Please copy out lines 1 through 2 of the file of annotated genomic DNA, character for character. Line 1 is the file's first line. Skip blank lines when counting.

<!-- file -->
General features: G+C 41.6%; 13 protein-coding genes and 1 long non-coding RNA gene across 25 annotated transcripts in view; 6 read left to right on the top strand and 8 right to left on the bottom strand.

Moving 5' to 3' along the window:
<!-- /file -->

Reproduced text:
General features: G+C 41.6%; 13 protein-coding genes and 1 long non-coding RNA gene across 25 annotated transcripts in view; 6 read left to right on the top strand and 8 right to left on the bottom strand.

Moving 5' to 3' along the window: